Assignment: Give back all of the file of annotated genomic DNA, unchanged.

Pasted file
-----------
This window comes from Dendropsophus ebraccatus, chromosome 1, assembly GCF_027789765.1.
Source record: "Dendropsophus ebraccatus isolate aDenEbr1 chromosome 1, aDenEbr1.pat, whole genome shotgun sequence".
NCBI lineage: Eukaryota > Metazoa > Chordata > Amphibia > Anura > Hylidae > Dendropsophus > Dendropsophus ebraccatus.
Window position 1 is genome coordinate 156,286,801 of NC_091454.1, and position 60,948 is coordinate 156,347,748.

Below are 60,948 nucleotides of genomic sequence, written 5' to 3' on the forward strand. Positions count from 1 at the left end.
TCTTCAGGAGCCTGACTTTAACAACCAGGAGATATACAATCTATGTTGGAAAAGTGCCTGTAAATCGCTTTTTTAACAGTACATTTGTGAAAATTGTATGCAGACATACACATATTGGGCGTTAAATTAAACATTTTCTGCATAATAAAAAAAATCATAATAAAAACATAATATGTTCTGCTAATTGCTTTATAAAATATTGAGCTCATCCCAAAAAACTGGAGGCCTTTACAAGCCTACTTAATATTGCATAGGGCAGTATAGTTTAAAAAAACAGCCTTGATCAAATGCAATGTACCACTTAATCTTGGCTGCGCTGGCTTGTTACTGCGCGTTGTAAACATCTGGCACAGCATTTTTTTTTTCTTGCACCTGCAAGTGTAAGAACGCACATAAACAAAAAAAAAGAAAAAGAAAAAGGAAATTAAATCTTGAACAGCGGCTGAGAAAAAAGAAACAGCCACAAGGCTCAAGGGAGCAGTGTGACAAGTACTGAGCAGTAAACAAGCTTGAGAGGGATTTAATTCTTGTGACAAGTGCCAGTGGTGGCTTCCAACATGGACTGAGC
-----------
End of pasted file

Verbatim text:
This window comes from Dendropsophus ebraccatus, chromosome 1, assembly GCF_027789765.1.
Source record: "Dendropsophus ebraccatus isolate aDenEbr1 chromosome 1, aDenEbr1.pat, whole genome shotgun sequence".
NCBI lineage: Eukaryota > Metazoa > Chordata > Amphibia > Anura > Hylidae > Dendropsophus > Dendropsophus ebraccatus.
Window position 1 is genome coordinate 156,286,801 of NC_091454.1, and position 60,948 is coordinate 156,347,748.

Below are 60,948 nucleotides of genomic sequence, written 5' to 3' on the forward strand. Positions count from 1 at the left end.
TCTTCAGGAGCCTGACTTTAACAACCAGGAGATATACAATCTATGTTGGAAAAGTGCCTGTAAATCGCTTTTTTAACAGTACATTTGTGAAAATTGTATGCAGACATACACATATTGGGCGTTAAATTAAACATTTTCTGCATAATAAAAAAAATCATAATAAAAACATAATATGTTCTGCTAATTGCTTTATAAAATATTGAGCTCATCCCAAAAAACTGGAGGCCTTTACAAGCCTACTTAATATTGCATAGGGCAGTATAGTTTAAAAAAACAGCCTTGATCAAATGCAATGTACCACTTAATCTTGGCTGCGCTGGCTTGTTACTGCGCGTTGTAAACATCTGGCACAGCATTTTTTTTTTCTTGCACCTGCAAGTGTAAGAACGCACATAAACAAAAAAAAAGAAAAAGAAAAAGGAAATTAAATCTTGAACAGCGGCTGAGAAAAAAGAAACAGCCACAAGGCTCAAGGGAGCAGTGTGACAAGTACTGAGCAGTAAACAAGCTTGAGAGGGATTTAATTCTTGTGACAAGTGCCAGTGGTGGCTTCCAACATGGACTGAGC